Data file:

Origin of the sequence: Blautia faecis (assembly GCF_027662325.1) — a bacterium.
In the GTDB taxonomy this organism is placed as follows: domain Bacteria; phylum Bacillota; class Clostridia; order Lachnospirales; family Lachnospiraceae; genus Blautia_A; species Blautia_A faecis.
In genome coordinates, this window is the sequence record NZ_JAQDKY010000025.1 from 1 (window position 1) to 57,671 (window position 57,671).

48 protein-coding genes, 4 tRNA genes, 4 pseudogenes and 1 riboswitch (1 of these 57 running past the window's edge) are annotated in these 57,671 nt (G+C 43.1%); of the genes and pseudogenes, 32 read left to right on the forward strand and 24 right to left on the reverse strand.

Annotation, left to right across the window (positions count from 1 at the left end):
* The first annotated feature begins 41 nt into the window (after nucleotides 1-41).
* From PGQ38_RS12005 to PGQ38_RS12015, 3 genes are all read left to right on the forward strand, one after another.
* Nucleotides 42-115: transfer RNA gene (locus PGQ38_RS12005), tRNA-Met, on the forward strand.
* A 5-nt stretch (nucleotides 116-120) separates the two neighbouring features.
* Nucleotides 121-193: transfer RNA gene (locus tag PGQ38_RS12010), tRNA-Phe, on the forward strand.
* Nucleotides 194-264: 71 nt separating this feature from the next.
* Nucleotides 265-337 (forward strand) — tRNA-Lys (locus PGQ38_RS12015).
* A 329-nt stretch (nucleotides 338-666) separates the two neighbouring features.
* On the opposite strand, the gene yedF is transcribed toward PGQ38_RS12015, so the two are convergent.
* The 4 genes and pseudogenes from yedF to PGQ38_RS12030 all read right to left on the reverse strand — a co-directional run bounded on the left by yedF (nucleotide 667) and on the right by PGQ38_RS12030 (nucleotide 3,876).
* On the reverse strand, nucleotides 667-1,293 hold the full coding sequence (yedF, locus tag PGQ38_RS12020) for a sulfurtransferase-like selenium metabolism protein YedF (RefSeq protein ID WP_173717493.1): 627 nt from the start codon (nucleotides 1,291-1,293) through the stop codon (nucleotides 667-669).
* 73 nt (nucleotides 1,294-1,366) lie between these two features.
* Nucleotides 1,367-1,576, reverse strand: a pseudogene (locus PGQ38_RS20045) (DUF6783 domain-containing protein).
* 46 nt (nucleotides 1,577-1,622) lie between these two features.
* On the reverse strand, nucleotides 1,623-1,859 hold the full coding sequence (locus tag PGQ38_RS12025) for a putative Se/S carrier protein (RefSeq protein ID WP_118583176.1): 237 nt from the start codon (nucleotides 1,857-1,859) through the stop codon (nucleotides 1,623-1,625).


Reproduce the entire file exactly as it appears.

Origin of the sequence: Blautia faecis (assembly GCF_027662325.1) — a bacterium.
In the GTDB taxonomy this organism is placed as follows: domain Bacteria; phylum Bacillota; class Clostridia; order Lachnospirales; family Lachnospiraceae; genus Blautia_A; species Blautia_A faecis.
In genome coordinates, this window is the sequence record NZ_JAQDKY010000025.1 from 1 (window position 1) to 57,671 (window position 57,671).

48 protein-coding genes, 4 tRNA genes, 4 pseudogenes and 1 riboswitch (1 of these 57 running past the window's edge) are annotated in these 57,671 nt (G+C 43.1%); of the genes and pseudogenes, 32 read left to right on the forward strand and 24 right to left on the reverse strand.

Annotation, left to right across the window (positions count from 1 at the left end):
* The first annotated feature begins 41 nt into the window (after nucleotides 1-41).
* From PGQ38_RS12005 to PGQ38_RS12015, 3 genes are all read left to right on the forward strand, one after another.
* Nucleotides 42-115: transfer RNA gene (locus PGQ38_RS12005), tRNA-Met, on the forward strand.
* A 5-nt stretch (nucleotides 116-120) separates the two neighbouring features.
* Nucleotides 121-193: transfer RNA gene (locus tag PGQ38_RS12010), tRNA-Phe, on the forward strand.
* Nucleotides 194-264: 71 nt separating this feature from the next.
* Nucleotides 265-337 (forward strand) — tRNA-Lys (locus PGQ38_RS12015).
* A 329-nt stretch (nucleotides 338-666) separates the two neighbouring features.
* On the opposite strand, the gene yedF is transcribed toward PGQ38_RS12015, so the two are convergent.
* The 4 genes and pseudogenes from yedF to PGQ38_RS12030 all read right to left on the reverse strand — a co-directional run bounded on the left by yedF (nucleotide 667) and on the right by PGQ38_RS12030 (nucleotide 3,876).
* On the reverse strand, nucleotides 667-1,293 hold the full coding sequence (yedF, locus tag PGQ38_RS12020) for a sulfurtransferase-like selenium metabolism protein YedF (RefSeq protein ID WP_173717493.1): 627 nt from the start codon (nucleotides 1,291-1,293) through the stop codon (nucleotides 667-669).
* 73 nt (nucleotides 1,294-1,366) lie between these two features.
* Nucleotides 1,367-1,576, reverse strand: a pseudogene (locus PGQ38_RS20045) (DUF6783 domain-containing protein).
* 46 nt (nucleotides 1,577-1,622) lie between these two features.
* On the reverse strand, nucleotides 1,623-1,859 hold the full coding sequence (locus tag PGQ38_RS12025) for a putative Se/S carrier protein (RefSeq protein ID WP_118583176.1): 237 nt from the start codon (nucleotides 1,857-1,859) through the stop codon (nucleotides 1,623-1,625).